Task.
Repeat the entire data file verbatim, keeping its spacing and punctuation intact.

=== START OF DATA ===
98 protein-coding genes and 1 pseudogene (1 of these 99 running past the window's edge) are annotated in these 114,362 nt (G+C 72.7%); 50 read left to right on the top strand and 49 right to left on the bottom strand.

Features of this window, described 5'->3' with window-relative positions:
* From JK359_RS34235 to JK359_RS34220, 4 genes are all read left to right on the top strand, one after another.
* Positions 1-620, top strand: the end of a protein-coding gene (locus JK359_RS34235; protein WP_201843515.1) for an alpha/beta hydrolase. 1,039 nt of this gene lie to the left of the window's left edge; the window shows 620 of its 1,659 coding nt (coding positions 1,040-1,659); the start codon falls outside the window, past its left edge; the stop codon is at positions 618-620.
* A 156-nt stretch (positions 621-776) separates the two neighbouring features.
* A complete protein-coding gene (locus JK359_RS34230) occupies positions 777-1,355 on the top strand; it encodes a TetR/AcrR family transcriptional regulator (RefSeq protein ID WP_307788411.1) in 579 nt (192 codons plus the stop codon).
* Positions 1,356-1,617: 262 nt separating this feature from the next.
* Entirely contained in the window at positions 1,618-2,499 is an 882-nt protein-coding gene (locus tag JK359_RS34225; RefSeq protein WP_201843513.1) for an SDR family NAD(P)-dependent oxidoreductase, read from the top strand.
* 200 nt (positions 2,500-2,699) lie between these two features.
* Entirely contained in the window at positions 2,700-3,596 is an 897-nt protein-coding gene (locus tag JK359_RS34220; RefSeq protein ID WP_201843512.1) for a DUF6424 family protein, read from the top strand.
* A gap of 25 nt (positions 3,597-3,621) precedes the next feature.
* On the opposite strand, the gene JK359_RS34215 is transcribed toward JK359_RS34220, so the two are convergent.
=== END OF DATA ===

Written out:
98 protein-coding genes and 1 pseudogene (1 of these 99 running past the window's edge) are annotated in these 114,362 nt (G+C 72.7%); 50 read left to right on the top strand and 49 right to left on the bottom strand.

Features of this window, described 5'->3' with window-relative positions:
* From JK359_RS34235 to JK359_RS34220, 4 genes are all read left to right on the top strand, one after another.
* Positions 1-620, top strand: the end of a protein-coding gene (locus JK359_RS34235; protein WP_201843515.1) for an alpha/beta hydrolase. 1,039 nt of this gene lie to the left of the window's left edge; the window shows 620 of its 1,659 coding nt (coding positions 1,040-1,659); the start codon falls outside the window, past its left edge; the stop codon is at positions 618-620.
* A 156-nt stretch (positions 621-776) separates the two neighbouring features.
* A complete protein-coding gene (locus JK359_RS34230) occupies positions 777-1,355 on the top strand; it encodes a TetR/AcrR family transcriptional regulator (RefSeq protein ID WP_307788411.1) in 579 nt (192 codons plus the stop codon).
* Positions 1,356-1,617: 262 nt separating this feature from the next.
* Entirely contained in the window at positions 1,618-2,499 is an 882-nt protein-coding gene (locus tag JK359_RS34225; RefSeq protein WP_201843513.1) for an SDR family NAD(P)-dependent oxidoreductase, read from the top strand.
* 200 nt (positions 2,500-2,699) lie between these two features.
* Entirely contained in the window at positions 2,700-3,596 is an 897-nt protein-coding gene (locus tag JK359_RS34220; RefSeq protein ID WP_201843512.1) for a DUF6424 family protein, read from the top strand.
* A gap of 25 nt (positions 3,597-3,621) precedes the next feature.
* On the opposite strand, the gene JK359_RS34215 is transcribed toward JK359_RS34220, so the two are convergent.